The California Department of Food and Agriculture (CDFA) is committed to educating California produce farmers on how to follow new food safety regulations of the Produce Safety Rule (PSR) under the federal Food Safety Modernization Act (FSMA).
To strengthen this commitment, the CDFA Inspection and Compliance Branch recently brought on Lina Nguyen as a Senior Environmental Scientist Specialist. Lina is dedicated to making sure farmers understand how to comply with the PSR and can pass CDFA Produce Safety Program (PSP) inspections being conducted on their farms on behalf of the U.S. Food and Drug Administration.
Lina has been working with the PSP since November. Until the COVID-19 pandemic hit, her job was to visit produce farms immediately following a PSR inspection to make sure that all non-compliance issues were corrected and that the farm understood exactly what is required of them under the PSR.
“My job is much more about education and communication than enforcement,” Lina said. “We want farmers to understand and implement the required food safety practices on their farms and to know why these are important.”
Lina holds a degree in human biology from the University of California, Merced. Prior to joining CDFA, she held positions in quality assurance/quality control at farms and other food facilities. One of her first jobs was with a prune growing and processing operation in Yuba County where she implemented its initial hazard analysis and critical control points (HAACP) program and created systems for documentation even before FSMA came into law.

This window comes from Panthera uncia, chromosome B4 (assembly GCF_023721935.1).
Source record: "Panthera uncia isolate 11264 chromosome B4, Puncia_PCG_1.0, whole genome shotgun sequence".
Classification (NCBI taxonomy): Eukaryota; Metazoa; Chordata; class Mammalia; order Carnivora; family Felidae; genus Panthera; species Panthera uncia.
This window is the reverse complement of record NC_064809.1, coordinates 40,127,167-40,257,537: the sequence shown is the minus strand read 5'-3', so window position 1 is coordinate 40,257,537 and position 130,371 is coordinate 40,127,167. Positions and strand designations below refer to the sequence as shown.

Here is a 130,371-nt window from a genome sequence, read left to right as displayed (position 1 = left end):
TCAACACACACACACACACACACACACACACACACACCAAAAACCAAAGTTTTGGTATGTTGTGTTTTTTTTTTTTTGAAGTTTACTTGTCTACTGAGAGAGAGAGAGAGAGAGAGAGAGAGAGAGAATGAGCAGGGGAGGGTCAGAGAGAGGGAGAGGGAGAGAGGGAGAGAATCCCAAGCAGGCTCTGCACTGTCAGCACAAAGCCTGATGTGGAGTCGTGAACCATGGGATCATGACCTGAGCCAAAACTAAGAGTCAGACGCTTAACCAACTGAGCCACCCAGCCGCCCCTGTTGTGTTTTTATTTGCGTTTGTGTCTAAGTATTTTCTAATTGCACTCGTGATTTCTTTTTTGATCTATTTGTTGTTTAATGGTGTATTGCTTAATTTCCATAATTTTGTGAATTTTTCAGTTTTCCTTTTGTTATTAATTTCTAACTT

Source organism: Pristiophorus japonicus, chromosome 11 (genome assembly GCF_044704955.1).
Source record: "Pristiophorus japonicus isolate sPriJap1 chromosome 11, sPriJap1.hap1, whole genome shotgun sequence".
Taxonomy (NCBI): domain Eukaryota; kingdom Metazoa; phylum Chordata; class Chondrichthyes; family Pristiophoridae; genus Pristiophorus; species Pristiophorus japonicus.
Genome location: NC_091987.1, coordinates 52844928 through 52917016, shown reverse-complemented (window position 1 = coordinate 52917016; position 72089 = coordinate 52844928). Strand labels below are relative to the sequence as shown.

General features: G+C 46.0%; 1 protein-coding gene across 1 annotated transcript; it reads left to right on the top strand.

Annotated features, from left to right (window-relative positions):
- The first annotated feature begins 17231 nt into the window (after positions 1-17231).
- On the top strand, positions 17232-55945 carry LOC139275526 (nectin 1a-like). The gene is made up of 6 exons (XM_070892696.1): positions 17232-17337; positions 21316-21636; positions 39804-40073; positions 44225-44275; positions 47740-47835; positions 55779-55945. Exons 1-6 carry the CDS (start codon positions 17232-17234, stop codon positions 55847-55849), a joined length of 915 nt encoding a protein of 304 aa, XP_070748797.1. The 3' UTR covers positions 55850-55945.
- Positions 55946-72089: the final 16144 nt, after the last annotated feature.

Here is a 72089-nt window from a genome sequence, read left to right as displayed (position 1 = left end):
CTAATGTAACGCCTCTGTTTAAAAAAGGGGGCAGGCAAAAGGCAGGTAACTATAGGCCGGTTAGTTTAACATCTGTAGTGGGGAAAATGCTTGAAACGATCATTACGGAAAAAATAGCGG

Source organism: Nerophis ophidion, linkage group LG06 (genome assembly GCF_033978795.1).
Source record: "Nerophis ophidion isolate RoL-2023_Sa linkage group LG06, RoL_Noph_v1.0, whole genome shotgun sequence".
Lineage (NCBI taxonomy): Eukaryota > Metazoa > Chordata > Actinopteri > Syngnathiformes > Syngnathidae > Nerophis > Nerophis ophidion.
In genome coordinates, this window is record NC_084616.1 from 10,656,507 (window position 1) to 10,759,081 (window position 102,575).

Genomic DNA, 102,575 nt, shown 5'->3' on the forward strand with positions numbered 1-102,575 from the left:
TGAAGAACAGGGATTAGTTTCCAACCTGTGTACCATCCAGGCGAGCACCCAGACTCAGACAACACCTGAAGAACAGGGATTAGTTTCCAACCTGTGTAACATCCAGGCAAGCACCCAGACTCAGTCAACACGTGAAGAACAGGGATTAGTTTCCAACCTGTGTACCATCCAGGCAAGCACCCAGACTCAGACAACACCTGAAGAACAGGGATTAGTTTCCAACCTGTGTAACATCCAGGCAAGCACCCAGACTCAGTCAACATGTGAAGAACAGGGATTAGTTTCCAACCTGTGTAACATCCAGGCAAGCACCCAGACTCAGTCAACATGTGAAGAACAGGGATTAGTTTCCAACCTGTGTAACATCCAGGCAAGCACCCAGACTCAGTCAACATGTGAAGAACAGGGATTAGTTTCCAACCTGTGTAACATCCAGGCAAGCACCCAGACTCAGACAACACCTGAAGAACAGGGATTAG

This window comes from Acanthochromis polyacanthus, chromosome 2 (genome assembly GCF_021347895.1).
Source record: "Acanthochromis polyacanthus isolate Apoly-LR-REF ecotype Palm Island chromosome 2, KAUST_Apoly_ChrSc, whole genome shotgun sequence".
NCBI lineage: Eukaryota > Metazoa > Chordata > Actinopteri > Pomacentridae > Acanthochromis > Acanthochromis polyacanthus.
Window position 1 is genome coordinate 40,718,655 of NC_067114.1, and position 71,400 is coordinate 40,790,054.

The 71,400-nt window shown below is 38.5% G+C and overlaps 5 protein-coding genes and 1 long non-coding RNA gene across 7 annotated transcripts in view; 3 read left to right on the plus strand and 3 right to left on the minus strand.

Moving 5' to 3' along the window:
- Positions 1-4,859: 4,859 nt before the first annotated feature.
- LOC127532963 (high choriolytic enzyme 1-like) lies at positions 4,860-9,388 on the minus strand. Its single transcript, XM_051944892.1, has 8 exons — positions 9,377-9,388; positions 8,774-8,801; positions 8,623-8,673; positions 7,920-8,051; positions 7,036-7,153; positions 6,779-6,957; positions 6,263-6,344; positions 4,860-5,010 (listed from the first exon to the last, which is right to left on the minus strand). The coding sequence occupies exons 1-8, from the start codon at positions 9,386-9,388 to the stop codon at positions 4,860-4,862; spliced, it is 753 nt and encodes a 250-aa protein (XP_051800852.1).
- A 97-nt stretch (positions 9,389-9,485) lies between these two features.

With experience in food production and regulatory requirements, Lina is perfect for the job of helping farmers understand how to comply with regulations. She also will be spearheading a collaboration with University of California (UC) Cooperative Extension to develop tools and other educational resources to support produce farms in following PSR regulations. Through this work with UC, she will help connect growers with expertise to aid in performing root cause analysis to advance food safety learnings and put preventive measures in place to help avoid future outbreaks.
Lina noted that as she is able to spend more time with farmers and inspectors, she hopes they can zero in on the key areas where farmers need more assistance in terms of compliance. Then, farming personnel, food safety officials and UC staff can collaborate in creating further beneficial guidance for farmers in a number of food safety areas.
We look forward to learning more from Lina Nguyen.